As Minnesota school districts snap back from in-person to virtual learning, demand has risen at schools that specialized in online instruction before the pandemic.
Minnesota Connections Academy (MNCA) jumped from 2,800 students in the spring to 4,700 this fall, according to the school’s principal, forcing it to close enrollment and begin putting kids on a waiting list. Three schools that are part of the national network, K12, also have shown strong growth overall.
Supporters point to the steady nature of established operations, and in the case of MNCA, the addition of new teachers who discovered a liking for distance learning during last spring’s state shutdown, as factors in the surge.
Fifty-five teachers have been hired since the start of the school year, when Minnesota Connections Academy was projected to have about 3,400 students. The new positions put the school’s student-to-teacher ratio at 38:1, still under the preferred ratio of 40:1, Melissa Gould, the school’s principal, said this week.
She credited part of the enrollment growth to families growing weary of district changes between hybrid and distance-learning models, as well as sudden moves to quarantine as COVID-19 cases arise.
“They just wanted the consistency,” Gould said.
Minnesota now has 39 state-approved online providers. Total enrollment numbers are not expected to be available until February, but the state Department of Education has seen increased interest among groups seeking to enter the market. Six applications now are under review, officials say.
St. Paul Public Schools, which has seen enrollment drop at a pace greater than anticipated, wants to have its Virtual Learning School approved as a long-term option for students in St. Paul and elsewhere.
The state’s second-largest district could compete, then, with online providers like Falcon View Connections Academy. Now in its second year, Falcon View is part of the same virtual school network as MNCA, yet different in that it has ties to a traditional school district, Wabasha-Kellogg.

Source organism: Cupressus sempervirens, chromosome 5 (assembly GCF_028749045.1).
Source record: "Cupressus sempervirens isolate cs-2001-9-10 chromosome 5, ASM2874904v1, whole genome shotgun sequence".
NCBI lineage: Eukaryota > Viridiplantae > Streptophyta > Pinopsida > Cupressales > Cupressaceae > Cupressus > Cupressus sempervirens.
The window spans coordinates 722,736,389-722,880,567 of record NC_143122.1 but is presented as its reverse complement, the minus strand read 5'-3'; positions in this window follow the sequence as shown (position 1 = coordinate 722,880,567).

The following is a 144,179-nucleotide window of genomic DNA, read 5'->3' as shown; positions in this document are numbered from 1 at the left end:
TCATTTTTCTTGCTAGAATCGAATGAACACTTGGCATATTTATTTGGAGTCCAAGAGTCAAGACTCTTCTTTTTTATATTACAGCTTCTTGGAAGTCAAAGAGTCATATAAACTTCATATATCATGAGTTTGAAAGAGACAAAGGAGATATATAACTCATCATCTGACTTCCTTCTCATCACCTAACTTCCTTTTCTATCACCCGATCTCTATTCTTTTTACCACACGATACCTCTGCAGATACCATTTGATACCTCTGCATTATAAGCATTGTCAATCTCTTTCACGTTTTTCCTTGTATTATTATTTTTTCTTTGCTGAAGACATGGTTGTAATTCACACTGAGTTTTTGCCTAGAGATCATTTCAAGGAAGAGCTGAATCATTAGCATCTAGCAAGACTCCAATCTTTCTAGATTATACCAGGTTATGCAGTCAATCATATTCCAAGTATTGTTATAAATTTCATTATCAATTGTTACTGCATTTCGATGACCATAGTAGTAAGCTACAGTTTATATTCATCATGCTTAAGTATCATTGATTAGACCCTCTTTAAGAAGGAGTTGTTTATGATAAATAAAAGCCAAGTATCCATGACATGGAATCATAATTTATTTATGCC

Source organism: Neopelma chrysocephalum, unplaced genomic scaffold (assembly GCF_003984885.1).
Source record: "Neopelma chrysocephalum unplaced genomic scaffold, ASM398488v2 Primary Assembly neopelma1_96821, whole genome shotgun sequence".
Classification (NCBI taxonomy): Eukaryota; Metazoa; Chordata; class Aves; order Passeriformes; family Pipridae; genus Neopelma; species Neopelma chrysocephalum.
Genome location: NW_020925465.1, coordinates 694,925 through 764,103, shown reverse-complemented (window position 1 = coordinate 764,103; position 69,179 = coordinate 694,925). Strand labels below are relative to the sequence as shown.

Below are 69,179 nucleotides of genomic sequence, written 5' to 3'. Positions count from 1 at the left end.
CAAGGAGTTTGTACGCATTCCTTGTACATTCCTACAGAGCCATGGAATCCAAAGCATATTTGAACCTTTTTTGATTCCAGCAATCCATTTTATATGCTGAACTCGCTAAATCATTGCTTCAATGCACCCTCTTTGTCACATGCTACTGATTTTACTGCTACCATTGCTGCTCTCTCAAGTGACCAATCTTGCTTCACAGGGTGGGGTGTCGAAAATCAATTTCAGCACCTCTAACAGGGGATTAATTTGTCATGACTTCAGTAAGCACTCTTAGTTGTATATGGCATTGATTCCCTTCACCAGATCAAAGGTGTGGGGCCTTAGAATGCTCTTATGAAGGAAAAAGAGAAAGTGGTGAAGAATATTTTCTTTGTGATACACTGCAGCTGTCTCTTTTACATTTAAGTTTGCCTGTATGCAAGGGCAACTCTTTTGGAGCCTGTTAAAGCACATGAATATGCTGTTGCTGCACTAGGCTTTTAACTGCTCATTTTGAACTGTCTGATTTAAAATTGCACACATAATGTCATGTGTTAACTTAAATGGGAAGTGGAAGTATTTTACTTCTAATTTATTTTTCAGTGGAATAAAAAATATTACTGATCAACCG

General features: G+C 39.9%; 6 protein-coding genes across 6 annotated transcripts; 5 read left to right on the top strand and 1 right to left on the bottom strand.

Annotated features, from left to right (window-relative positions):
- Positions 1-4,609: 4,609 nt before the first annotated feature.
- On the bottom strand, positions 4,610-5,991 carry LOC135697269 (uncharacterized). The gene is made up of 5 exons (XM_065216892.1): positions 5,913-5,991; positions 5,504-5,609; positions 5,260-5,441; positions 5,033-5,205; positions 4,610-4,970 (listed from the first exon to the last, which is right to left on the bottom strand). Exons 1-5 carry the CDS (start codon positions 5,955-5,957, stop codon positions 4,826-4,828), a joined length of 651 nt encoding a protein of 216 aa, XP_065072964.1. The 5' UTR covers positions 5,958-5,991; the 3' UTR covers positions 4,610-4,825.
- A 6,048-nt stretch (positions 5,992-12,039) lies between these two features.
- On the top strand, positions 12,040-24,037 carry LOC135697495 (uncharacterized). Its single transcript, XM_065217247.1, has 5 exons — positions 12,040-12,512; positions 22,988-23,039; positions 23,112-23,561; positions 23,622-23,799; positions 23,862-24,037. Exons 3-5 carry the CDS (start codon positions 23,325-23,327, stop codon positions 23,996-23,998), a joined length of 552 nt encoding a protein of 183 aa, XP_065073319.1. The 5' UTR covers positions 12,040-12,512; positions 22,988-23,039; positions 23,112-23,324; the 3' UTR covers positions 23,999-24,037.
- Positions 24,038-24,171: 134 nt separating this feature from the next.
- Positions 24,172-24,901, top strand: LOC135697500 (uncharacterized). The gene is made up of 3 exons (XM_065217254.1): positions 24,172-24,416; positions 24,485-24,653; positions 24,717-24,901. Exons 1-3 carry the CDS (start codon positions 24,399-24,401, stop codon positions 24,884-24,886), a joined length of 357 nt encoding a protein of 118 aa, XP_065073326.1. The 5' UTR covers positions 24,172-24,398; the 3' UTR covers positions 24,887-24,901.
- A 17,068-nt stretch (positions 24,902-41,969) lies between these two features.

As a cyber charter school, Minnesota Connections Academy has drawn students from across the state and also has found itself trying to overcome a problem plaguing many online providers: lagging math scores.
This year, MNCA has begun using an assessment tool, Renaissance Star 360, that gauges where students are at in math and reading at the start of the year and helps monitor progress on a weekly basis, Gould said. Tests also will be given in the middle of the year in February and at the end of the year, too.
“It’s invaluable data,” Gould said. “If you see a student struggling, you know which standard to remediate.”
Connections Academy is part of the global learning company Pearson, which has drawn the attention of Parents for St. Paul Schools, a group formed a year ago to call for a moratorium on new charter schools or expansions of existing schools in the city. Clayton Howatt, one of the group’s leaders, said it was “deeply concerning” that state tax dollars are used to boost profits elsewhere “as opposed to staying here in [Minnesota] to be invested in our students.”
A smoother experience?
The three schools operating as part of the national K12 network — Minnesota Virtual Academy, Insight School of Minnesota and IQ Academy Minnesota — now teach nearly 4,200 students, up 55% from a year ago, according to communications associate AJ Blomberg, who says families want success “without disruption.”
Falcon View had 23 students on Oct. 1, 2019, its first year of operations, and reported having 465 students on Oct. 1 this year — with openings still available, Principal Anne Wasmund said this week.
Austinna (Tinna) Gonzalez-Zaldivar, a sophomore at Falcon View, researched online school options after becoming frustrated with last spring’s shift into distance learning at Woodbury High School. Teachers piled on the assignments, she said, perhaps thinking kids had time on their hands, but without providing in-depth help.
She is independent, she said, busy with Girl Scouts and other obligations, so she relishes the freedom to tackle coursework when she can. She is shy, too, she said, and appreciated having a Falcon View biology teacher reach out to her two weeks before school to make sure she knew her way around the school’s learning platform.
“They have everything more organized, in my opinion,” she said. “There’s no way you can be lost anymore.”
Her grades are pretty good, too, she said, all A’s with the exception of a B- in math. She said that it would be nice to be in an actual classroom for in-person math support but that Falcon View does offer live lessons she can drop into virtually, and it has helped her gain a better understanding of what’s on the screen in front of her.